The NBA and a future of uncertainty; has greed ruined the league? ( Comment )
One night, two ACL tears.
One night, two ACL tears.
Any realistic title aspirations the Chicago Bulls had were vanquished in seconds when their franchise player and the reigning league MVP crumpled to the court in the dying seconds of the Bull’s game this past Saturday night.
Later in the evening, it was the Knicks who received their blow, albeit less fatal.
Iman Shumpert, an emerging rookie shooting guard and New York’s best perimeter defender tore his ACL in Game 1 of their first round match-up against the Miami Heat.
As one of the truly elite players in the league Rose’s injury took the spotlight from Shumpert.
The first reaction, aside from disappointment, was pointed rage at Bulls head coach Tom Thibodea.
With the Bulls carrying a double digit lead with less than two minutes to play, many questioned why Rose, who missed 27 games this season due to various injuries, was on the court.
The Bulls GM was quick to stand by his coach and Thibodea’s explanation made sense.
“I do not work backward like you guys,” he told media after the game.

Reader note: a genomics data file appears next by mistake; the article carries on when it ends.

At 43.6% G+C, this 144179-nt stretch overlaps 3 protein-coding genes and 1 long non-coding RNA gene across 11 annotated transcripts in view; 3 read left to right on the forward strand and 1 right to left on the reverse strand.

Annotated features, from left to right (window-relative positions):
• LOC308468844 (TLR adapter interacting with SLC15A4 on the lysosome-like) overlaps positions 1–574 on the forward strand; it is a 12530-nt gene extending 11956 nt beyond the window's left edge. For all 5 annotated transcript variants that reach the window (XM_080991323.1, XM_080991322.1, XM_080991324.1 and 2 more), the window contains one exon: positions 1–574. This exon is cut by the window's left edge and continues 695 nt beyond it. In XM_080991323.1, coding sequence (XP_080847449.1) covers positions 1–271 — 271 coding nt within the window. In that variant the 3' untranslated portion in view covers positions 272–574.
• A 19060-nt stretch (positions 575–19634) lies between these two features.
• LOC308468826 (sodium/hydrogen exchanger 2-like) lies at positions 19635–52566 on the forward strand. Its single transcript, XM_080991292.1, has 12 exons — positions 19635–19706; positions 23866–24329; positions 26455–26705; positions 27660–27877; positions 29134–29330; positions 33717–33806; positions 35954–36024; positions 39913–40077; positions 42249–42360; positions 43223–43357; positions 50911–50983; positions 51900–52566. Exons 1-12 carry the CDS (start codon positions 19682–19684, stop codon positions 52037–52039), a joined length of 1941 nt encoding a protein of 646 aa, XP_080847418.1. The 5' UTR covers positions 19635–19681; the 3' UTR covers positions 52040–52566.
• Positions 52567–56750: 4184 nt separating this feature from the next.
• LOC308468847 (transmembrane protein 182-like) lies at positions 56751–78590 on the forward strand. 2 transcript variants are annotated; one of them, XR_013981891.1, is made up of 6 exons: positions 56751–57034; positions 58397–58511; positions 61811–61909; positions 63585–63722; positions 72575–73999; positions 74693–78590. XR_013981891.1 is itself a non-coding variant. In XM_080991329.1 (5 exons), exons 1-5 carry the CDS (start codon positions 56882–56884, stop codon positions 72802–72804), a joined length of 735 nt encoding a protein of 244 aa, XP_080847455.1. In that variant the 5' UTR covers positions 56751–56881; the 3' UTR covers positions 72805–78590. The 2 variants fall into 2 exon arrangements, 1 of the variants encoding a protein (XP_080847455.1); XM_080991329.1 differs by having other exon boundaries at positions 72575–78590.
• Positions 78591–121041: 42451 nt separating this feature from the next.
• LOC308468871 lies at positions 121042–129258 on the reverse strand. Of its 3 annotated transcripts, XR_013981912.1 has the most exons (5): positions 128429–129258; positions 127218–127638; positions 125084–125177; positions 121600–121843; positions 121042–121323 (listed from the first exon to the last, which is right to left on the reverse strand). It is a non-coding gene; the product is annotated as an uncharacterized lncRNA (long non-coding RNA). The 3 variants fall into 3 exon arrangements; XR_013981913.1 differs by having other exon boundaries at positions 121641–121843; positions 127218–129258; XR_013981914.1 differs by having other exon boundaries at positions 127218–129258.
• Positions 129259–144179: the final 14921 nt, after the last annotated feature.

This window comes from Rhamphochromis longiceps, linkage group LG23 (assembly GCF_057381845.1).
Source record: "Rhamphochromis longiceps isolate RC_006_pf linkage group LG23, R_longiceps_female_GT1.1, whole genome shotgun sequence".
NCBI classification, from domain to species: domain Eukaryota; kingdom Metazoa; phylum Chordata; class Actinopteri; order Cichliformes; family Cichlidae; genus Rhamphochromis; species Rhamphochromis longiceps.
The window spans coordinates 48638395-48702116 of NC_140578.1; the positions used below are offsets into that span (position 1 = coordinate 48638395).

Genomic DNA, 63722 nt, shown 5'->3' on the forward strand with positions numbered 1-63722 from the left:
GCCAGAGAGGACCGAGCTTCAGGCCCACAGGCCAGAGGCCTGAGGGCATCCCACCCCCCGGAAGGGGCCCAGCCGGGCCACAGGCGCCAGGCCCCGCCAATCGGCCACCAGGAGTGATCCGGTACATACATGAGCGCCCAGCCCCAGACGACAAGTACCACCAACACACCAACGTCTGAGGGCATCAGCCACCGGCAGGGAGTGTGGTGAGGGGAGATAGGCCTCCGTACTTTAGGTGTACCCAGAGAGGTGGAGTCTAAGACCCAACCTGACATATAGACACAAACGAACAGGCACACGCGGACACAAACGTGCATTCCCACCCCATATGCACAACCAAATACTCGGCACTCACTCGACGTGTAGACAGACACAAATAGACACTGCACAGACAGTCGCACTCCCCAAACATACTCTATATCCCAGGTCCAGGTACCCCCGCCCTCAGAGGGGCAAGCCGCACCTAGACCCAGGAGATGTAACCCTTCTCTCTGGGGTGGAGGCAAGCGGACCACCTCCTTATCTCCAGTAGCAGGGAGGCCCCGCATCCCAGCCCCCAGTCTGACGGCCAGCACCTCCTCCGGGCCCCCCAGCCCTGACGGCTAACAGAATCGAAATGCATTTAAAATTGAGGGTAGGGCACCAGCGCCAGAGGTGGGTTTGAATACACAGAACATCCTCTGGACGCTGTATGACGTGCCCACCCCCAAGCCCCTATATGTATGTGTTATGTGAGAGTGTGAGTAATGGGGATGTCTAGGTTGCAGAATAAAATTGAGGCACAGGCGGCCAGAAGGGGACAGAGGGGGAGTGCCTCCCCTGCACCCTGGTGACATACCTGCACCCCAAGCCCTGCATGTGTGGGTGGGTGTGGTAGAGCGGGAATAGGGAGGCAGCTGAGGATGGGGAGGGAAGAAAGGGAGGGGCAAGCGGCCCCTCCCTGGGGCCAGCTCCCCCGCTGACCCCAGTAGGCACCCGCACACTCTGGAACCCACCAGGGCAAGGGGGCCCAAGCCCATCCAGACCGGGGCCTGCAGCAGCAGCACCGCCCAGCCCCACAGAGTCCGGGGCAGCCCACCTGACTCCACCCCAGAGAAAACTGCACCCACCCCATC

“The score was going the other way. He’s got to play. Derrick has to work on finishing, on closing. Our team did not handle that part great. That’s what I was thinking.”
Basketball is a game of momentum. The Sixers were making a late push and with volatile scorers Lou Williams and Jrue Holiday on the court anything could happen.
The L.A. Clippers proved it the following night by overcoming a 27-point deficit to upset the Memphis Grizzlies, 99-98 in one of the greatest comebacks in playoff history.
Trailing 95-71 with 9:13 remaining in Game 1 of their Western Conference playoff series against Memphis, the Clippers held the Grizzlies to just one field goal the rest of the game while piling up the points on their end.
It was a burst of momentum, with the Clippers catching fire in the final minutes, depleting the energy of the Grizzlies and silencing the hometown crowd.
Thibodea’s reasoning for playing Rose is perfectly acceptable.
What’s not acceptable is for NBA commissioner David Stern to deny the notion that this lockout shortened season has had serious repercussions on the health of his league.
With the franchise owners and the players union greedily bickering over a new collective bargaining agreement for 161 days just months ago, the NBA season was reduced from 82 games to 66.
Those 66 games occurred over four months.
In a regular season, teams play 82 games over six months.
The physical and mental endurance of the players, coaches and referees were put to the test this year.
Every team played in back-to-back-to-back scenarios multiple times, while cramming in practice sessions and basically eliminating any time away from the hardwood to recuperate.
An increased rate of play combined with decreased period of rest. Certainly seems like a recipe for injuries.
When the lockout was completed, the league was up and running within two weeks.